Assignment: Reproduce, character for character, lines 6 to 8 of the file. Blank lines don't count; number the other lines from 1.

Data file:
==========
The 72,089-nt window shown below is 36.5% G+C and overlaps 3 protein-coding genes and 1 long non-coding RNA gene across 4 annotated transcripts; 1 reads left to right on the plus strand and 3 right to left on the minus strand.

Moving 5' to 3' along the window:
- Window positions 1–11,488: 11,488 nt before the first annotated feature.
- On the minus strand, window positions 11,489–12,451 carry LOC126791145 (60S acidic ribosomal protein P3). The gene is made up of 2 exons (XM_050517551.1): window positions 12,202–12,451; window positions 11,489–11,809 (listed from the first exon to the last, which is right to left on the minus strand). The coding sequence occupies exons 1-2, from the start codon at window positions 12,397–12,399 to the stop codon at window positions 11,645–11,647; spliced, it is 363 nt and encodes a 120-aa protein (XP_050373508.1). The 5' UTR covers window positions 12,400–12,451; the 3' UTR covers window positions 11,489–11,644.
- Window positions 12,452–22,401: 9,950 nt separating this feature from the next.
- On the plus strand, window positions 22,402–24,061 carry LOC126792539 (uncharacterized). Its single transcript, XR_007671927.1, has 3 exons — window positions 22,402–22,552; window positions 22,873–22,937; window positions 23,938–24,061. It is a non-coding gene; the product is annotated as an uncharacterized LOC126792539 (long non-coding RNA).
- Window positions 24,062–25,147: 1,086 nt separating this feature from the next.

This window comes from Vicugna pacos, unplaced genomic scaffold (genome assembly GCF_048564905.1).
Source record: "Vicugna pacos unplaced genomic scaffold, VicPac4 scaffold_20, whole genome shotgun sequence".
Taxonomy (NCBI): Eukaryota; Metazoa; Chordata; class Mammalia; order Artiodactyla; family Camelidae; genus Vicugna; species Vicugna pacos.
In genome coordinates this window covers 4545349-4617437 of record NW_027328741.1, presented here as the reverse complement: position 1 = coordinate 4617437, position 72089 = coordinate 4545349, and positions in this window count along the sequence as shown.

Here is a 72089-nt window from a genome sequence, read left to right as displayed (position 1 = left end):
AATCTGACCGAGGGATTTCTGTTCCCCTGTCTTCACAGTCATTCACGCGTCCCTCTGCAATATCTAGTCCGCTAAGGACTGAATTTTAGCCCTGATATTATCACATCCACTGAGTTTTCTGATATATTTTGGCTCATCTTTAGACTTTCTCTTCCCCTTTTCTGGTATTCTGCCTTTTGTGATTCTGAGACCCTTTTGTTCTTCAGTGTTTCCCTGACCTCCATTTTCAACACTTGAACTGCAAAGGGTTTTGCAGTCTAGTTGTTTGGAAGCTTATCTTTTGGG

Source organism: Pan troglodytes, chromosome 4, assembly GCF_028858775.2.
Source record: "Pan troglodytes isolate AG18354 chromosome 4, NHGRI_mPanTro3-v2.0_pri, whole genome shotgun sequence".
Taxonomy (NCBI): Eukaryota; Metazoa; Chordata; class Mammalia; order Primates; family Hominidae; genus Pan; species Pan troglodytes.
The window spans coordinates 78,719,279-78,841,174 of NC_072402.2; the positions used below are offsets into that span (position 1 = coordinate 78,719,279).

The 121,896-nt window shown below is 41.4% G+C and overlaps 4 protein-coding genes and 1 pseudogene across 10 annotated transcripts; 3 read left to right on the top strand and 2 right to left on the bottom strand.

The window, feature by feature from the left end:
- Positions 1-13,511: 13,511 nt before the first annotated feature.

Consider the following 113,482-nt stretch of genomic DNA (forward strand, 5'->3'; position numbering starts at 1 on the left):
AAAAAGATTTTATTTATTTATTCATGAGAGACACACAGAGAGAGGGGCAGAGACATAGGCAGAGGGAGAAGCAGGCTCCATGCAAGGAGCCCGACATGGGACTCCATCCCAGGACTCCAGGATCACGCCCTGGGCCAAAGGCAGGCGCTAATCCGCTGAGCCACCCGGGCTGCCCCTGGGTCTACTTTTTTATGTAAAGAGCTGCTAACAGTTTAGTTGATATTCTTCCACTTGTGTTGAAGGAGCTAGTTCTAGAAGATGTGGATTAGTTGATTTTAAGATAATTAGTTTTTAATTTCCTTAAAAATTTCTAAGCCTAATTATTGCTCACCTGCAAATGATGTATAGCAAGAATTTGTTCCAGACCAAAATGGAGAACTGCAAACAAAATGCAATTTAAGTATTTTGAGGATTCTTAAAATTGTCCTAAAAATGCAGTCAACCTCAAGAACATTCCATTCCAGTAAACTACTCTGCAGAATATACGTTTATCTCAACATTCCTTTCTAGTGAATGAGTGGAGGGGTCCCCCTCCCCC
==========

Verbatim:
- On the plus strand, window positions 22,402–24,061 carry LOC126792539 (uncharacterized). Its single transcript, XR_007671927.1, has 3 exons — window positions 22,402–22,552; window positions 22,873–22,937; window positions 23,938–24,061. It is a non-coding gene; the product is annotated as an uncharacterized LOC126792539 (long non-coding RNA).
- Window positions 24,062–25,147: 1,086 nt separating this feature from the next.

This window comes from Vicugna pacos, unplaced genomic scaffold (genome assembly GCF_048564905.1).